While they get ready to take steps towards another healthy activity, the members of the Happy Feet Walking group say they would love to see more people, particularly men, get regular exercise.
When you speak to the male members of the group you get the urge to go find your walking shoes and go for a walk.
They don't preach and don't claim they are better than everyone else because they exercise.
You do see and hear why this group is called Happy Feet and they are the perfect people to talk about Men's Health Week, which started on Monday June 10.
George Dennis, Cam Turinui, Cliff Workman and Tony Gerzanics, one of the Happy Feet coordinators, say the health benefits from regular exercise are huge.
Cliff said he walks every day - be it with Happy Feet or when he is out playing golf.
"I walk about three kilometres on the golf course because I don't hit the ball straight all the time," Cliff said.
Cliff said walking helps him maintain a healthy body weight and he also gets to socialise with many great people.
Cam has also made many friends and maintained a healthy fitness level since he joined the group after moving down from Sydney.
"I moved down here in November, had all this spare time and I thought 'I have to do something for my health'," Cam said.
"We go for a walk in the morning and I really enjoy it."
George has been a Happy Feet walker for about three years and his health has definitely improved.
"I had open heart surgery about 10 years ago and I had a valve replaced. I started walking around Sydney to keep fit and when we moved here we started walking around the streets and then found this group (Happy Feet)," he said.
George said he got both physical and mental health benefits from being Happy Feet member.
"We also just have a bit of a laugh together and that is one of the important things," George said.
George said people walk at their own pace and enjoy a nice catch up with their friends.
Tony pointed to his head and heart while explaining why he is part of the Happy Feet Walking group.
"I am now okay here (head) and here (heart) from getting regular exercise," he said.
He urged men not to feel embarrassed about joining a welcoming group like Happy Feet.
"It (men being embarrassed about joining health groups) should not be like that," Tony said.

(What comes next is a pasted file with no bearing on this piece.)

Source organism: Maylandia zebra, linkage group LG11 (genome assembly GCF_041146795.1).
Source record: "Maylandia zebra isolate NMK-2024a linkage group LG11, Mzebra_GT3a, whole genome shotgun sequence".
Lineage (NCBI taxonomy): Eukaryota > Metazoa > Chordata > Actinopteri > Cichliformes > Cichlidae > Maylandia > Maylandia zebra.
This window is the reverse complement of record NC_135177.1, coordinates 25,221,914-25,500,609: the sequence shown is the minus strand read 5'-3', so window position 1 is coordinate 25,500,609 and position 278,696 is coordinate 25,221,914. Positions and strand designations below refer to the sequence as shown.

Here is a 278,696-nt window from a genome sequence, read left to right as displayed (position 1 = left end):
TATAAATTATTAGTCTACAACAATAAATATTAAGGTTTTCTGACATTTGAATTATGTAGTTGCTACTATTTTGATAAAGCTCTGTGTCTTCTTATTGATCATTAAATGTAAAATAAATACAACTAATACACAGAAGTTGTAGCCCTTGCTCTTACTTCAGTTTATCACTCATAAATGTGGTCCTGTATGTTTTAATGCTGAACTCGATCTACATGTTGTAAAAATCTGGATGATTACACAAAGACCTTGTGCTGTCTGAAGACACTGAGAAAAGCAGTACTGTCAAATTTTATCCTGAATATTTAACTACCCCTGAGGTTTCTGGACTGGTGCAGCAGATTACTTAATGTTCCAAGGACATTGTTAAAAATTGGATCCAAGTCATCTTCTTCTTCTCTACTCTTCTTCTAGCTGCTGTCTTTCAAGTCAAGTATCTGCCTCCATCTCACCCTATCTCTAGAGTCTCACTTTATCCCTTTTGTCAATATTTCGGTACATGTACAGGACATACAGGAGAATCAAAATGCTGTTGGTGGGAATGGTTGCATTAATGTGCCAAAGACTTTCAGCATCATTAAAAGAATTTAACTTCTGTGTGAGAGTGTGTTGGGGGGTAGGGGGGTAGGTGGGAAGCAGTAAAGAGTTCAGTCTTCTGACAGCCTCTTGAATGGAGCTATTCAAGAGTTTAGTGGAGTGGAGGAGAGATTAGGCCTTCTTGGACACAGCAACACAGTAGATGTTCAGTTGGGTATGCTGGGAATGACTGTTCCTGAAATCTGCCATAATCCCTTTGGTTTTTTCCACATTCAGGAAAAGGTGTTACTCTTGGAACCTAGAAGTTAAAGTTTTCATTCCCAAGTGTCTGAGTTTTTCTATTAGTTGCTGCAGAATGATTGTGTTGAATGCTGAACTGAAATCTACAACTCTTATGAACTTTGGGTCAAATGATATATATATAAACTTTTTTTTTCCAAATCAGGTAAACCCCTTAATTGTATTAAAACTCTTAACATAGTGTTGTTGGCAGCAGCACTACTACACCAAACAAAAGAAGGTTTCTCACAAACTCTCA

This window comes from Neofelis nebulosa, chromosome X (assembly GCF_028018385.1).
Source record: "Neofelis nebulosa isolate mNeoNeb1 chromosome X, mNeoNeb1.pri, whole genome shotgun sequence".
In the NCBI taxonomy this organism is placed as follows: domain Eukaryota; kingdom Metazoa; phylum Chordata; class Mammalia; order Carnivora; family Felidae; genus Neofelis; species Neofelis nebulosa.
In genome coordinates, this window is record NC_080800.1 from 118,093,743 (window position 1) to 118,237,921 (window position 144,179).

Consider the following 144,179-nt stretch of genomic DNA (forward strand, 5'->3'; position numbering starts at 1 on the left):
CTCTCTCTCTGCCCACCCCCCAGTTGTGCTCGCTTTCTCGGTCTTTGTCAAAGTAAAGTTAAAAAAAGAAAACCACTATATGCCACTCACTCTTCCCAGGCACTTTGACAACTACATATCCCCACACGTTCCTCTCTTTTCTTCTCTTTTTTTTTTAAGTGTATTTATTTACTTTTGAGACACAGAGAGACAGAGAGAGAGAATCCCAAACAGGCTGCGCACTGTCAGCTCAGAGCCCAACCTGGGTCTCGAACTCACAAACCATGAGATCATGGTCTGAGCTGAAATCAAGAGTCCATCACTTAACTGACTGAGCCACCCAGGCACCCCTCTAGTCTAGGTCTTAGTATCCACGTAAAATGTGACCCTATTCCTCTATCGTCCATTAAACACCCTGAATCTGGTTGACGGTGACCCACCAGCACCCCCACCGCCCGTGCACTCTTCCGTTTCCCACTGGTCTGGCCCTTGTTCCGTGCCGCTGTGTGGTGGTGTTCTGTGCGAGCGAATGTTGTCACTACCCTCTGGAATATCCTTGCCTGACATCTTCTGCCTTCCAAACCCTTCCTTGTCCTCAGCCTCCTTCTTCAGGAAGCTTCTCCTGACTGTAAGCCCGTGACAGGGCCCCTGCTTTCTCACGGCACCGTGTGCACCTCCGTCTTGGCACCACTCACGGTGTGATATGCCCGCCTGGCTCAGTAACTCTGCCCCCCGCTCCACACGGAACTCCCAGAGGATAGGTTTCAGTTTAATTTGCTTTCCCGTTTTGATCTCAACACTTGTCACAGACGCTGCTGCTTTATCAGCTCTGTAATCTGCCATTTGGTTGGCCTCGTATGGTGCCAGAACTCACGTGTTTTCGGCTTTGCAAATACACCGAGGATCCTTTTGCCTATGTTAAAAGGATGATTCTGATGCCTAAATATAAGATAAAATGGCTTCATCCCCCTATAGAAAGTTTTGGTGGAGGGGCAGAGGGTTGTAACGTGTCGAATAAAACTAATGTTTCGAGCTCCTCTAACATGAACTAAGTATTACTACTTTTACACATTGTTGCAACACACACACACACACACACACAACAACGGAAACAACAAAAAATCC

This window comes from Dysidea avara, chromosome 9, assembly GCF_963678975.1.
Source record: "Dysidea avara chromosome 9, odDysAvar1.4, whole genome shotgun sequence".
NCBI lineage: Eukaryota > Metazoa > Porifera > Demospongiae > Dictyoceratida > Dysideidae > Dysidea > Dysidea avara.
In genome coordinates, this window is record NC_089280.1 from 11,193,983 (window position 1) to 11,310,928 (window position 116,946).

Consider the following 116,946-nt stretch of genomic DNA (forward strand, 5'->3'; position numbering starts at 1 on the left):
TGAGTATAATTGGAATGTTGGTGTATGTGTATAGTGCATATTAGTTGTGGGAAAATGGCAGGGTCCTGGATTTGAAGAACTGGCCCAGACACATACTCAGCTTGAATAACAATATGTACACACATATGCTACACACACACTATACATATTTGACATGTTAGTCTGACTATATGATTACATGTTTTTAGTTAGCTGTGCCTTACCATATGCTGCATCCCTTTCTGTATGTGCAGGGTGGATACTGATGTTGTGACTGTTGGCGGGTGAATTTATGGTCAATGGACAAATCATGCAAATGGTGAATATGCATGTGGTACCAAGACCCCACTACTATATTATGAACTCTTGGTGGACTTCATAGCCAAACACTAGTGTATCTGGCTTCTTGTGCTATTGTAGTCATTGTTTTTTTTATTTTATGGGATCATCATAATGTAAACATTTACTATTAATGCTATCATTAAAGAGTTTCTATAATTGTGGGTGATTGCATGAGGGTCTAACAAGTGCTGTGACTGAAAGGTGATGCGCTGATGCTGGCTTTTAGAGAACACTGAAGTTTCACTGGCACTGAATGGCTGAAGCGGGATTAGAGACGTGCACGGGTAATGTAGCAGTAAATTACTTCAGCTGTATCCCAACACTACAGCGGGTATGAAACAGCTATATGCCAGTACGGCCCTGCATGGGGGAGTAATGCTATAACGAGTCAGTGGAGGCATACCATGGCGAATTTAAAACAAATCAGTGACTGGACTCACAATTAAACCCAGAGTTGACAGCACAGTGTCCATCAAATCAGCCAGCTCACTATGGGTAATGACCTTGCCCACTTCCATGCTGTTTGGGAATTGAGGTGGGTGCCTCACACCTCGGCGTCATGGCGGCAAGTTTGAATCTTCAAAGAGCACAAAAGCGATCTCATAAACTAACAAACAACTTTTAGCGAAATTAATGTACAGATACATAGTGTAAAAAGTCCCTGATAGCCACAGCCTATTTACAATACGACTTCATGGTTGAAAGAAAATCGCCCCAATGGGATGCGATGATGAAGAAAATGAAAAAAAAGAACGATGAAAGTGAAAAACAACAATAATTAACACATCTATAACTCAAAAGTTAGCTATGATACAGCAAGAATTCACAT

Tony's weight, before he joined the then newly formed Happy Feet in 2009, ballooned to 92 kilograms and he now around 12 kilograms lighter.
Tony also had some heart issue and now is much healthier.
Details of the weekly walk program are available every week in the Times or by contacting Tony or Dorothy on 4455 6162 or 0477 463 270.
Read More: Happy Feet celebrates its first decade
What the Heart Foundation says
The Heart Foundation, wants to remind men and boys to make healthy lifestyle choices not only during Men's Health Week but all year round.
Heart Foundation CEO NSW, Kerry Doyle, said heart disease is responsible for nearly 13 per cent of deaths in Australian men.
"The theme of this year's Men's Health Week is keeping boys and men healthy. We're focusing on what males of any age can do to minimise their risk of developing heart problems later in life," Ms Doyle said.
"We're urging men to be good role models for their loved ones.
"We know that children tend to tag along for the ride when a parent makes an effort to live a healthier lifestyle."
One of the National Heart Foundation's flagship programs, Heart Foundation Walking, is getting involved in Men's Health Week.
They are encouraging existing walkers to 'bring a bloke' along to a walk or download the Heart Foundation Walking app. Males who register between 10 and 30 June will go into the draw to win a prize.
"Over 30 per cent of men in Australia have high cholesterol and almost 75 per cent are overweight or obese. One-quarter of males have high to severe blood pressure levels. Walking is a great way for men to reduce these risk factors," Ms Doyle said.
Steps we can take to reduce the risk of developing heart disease
Get a heart health check. A new Medicare-funded heart health check is available to all Australians. If you're over 45, or an Aboriginal or Torres Strait Islander over 30, arrange one today. Your doctor will look at a range of factors about your heart health and help you devise a plan to stay well.
Be more active more often. More than 81 per cent of Australian men do not meet physical activity guidelines. You should be active on most days of the week, and preferably all, aiming for at least 2.5 hours of moderate physical activity or 75 minutes of vigorous activity each week.
Eat a heart-healthy diet. A healthy eating pattern doesn't focus on one type of food or one particular nutrient. Heart-healthy eating relies on a combination of foods, chosen regularly, over time. A good pattern gives us food that is low in saturated and trans fats, salt and added sugar, and rich in wholegrains, fibre, antioxidants and unsaturated fats.
Quit smoking. Smoking is one of the major risk factors for heart disease, not to mention a host of other health problems. Take action now to quit.